Green Living

Why secondhand finds make the best Christmas gifts

Fi suggests some pre-loved goods that would make ideal presents – and reveals her favourite places to go hunting for them

Let’s face it, not everyone likes vintage shopping, or has the time or ability to source the good stuff, so why not put your op-shopping skills to work on behalf of friends and family, and pick out something beautiful, and quite possibly unique, for them this Christmas?

Gifting used items can be hard as people’s styles are so personal and not everyone likes the idea of secondhand items. But if you choose the right pieces for the right people, and look to upcycled options as well, it’s possible to make both your loved ones and the planet happy this Christmas.

For the youngster

While it’s true that kids who always get hand-me-downs may crave something new, if they’re accustomed to new toys they’ll probably appreciate the uniqueness of a secondhand gift. Ornaments in the shape of animals or fairies have also gone down well. Board games are another good option and are easy to find secondhand on Trade Me or Facebook Marketplace – just check all the pieces are included.

For the interiors addict

Ceramics never go out of style, and many current pottery trends have a vintage aesthetic. So why not go for the real thing and score some New Zealand-made Crown Lynn or Temuka pottery at an op-shop? A vase, cute cup and saucer, or a set of plates are usually appreciated. Gifts such as a painting, a set of vintage glasses, a woollen throw or crystal decanter would also impress a decor enthusiast. To save sourcing time, head to vintage shops such as Babelogue or the Instagram shop @thislifein_objects.

For the culture fan

Books only get better with age and most op-shops have a great selection. Dedicated secondhand bookstores are ideal for rare or quality items. Try Smith’s Bookshop in Christchurch, Hard to Find in Auckland and Dunedin, and Arty Bees Books in Wellington. Records are experiencing a renaissance – head to Real Groovy in Auckland, Vinyl Countdown in New Plymouth, Relics in Dunedin, or scour markets, vintage shops and Trade Me. All of these shops have online stores, too.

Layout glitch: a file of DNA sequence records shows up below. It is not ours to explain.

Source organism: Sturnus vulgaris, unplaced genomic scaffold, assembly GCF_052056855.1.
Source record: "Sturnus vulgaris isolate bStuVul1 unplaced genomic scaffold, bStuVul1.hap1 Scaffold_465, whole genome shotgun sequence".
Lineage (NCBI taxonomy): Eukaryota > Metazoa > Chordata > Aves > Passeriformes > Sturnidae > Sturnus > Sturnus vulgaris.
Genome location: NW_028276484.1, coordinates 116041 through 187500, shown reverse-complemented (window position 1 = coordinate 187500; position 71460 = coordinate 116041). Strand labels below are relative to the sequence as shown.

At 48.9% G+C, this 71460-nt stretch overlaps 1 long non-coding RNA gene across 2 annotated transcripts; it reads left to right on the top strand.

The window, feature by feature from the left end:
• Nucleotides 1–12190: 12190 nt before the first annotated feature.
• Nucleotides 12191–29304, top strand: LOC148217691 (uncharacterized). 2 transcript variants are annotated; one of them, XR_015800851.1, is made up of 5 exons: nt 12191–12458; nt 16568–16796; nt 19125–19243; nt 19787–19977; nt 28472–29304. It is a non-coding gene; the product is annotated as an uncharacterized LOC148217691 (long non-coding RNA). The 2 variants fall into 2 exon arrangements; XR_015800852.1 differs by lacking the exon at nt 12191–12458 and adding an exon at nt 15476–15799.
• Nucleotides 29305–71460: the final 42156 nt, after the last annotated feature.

For the foodie

Purchase a vintage jar or tin and fill it with baking, or search out secondhand cookbooks, cast-iron pans, vintage moulds or retro mixing bowls. Another idea is to find a basket at an op-shop and fill it with op-shopped plates, cups, cutlery, table napkins and a Thermos. Add some nibbles and voilà! A personalised picnic basket.

For the secondhand sceptic

If you are gifting to non-vintage lovers, look for ‘new’ or nearly new secondhand items – you can find items still in their packaging or with tags attached on Trade Me. Alternatively, choose an upcycled present. You’re still saving stuff from going to landfill, but it’s newly packaged and presented. Patch converts offcuts of artificial grass into cool doormats; Saucy Box makes condiment holders and chopping boards from salvaged timber; La Luna sells bags, scrunchies and food wrap made from upcycled fabrics; and Sweet Charity offers bags and hats made with repurposed fabric in collaboration with designer Maggie Marilyn.

Words by: Fiona Ralph. Styling by: Catherine Wilkinson. Photography by: Wendy Fenwick.

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